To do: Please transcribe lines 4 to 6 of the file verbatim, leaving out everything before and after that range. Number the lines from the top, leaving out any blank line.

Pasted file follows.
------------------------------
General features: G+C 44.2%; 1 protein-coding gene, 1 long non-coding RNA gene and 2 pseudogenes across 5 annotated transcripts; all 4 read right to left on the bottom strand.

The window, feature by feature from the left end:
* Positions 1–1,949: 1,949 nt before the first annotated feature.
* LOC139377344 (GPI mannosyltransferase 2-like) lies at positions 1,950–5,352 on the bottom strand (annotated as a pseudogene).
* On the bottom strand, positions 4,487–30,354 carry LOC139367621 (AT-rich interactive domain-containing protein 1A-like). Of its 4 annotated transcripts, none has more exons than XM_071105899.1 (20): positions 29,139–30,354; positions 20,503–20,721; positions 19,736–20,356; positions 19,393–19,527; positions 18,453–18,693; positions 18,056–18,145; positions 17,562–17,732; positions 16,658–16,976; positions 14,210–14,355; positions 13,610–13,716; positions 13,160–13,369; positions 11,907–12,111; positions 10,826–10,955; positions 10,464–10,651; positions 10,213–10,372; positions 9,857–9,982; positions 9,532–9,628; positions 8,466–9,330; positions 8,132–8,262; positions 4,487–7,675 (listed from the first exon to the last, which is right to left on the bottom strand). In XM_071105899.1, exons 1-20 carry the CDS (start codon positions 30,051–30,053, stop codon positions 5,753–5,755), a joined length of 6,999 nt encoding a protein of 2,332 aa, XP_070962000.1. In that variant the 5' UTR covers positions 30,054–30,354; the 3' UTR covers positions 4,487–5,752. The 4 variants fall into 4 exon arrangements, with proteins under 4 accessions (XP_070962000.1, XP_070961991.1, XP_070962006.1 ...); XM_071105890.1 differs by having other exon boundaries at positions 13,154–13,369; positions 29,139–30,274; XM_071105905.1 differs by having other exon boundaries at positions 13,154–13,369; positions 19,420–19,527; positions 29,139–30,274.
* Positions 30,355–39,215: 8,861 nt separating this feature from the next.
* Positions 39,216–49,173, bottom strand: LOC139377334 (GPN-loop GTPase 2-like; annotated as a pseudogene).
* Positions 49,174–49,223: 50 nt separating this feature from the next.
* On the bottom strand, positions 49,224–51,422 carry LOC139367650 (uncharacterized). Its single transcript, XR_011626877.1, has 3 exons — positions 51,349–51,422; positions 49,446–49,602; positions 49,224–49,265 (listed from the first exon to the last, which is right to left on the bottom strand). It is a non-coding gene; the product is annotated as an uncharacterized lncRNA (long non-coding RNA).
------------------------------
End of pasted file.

* LOC139377344 (GPI mannosyltransferase 2-like) lies at positions 1,950–5,352 on the bottom strand (annotated as a pseudogene).
* On the bottom strand, positions 4,487–30,354 carry LOC139367621 (AT-rich interactive domain-containing protein 1A-like). Of its 4 annotated transcripts, none has more exons than XM_071105899.1 (20): positions 29,139–30,354; positions 20,503–20,721; positions 19,736–20,356; positions 19,393–19,527; positions 18,453–18,693; positions 18,056–18,145; positions 17,562–17,732; positions 16,658–16,976; positions 14,210–14,355; positions 13,610–13,716; positions 13,160–13,369; positions 11,907–12,111; positions 10,826–10,955; positions 10,464–10,651; positions 10,213–10,372; positions 9,857–9,982; positions 9,532–9,628; positions 8,466–9,330; positions 8,132–8,262; positions 4,487–7,675 (listed from the first exon to the last, which is right to left on the bottom strand). In XM_071105899.1, exons 1-20 carry the CDS (start codon positions 30,051–30,053, stop codon positions 5,753–5,755), a joined length of 6,999 nt encoding a protein of 2,332 aa, XP_070962000.1. In that variant the 5' UTR covers positions 30,054–30,354; the 3' UTR covers positions 4,487–5,752. The 4 variants fall into 4 exon arrangements, with proteins under 4 accessions (XP_070962000.1, XP_070961991.1, XP_070962006.1 ...); XM_071105890.1 differs by having other exon boundaries at positions 13,154–13,369; positions 29,139–30,274; XM_071105905.1 differs by having other exon boundaries at positions 13,154–13,369; positions 19,420–19,527; positions 29,139–30,274.
* Positions 30,355–39,215: 8,861 nt separating this feature from the next.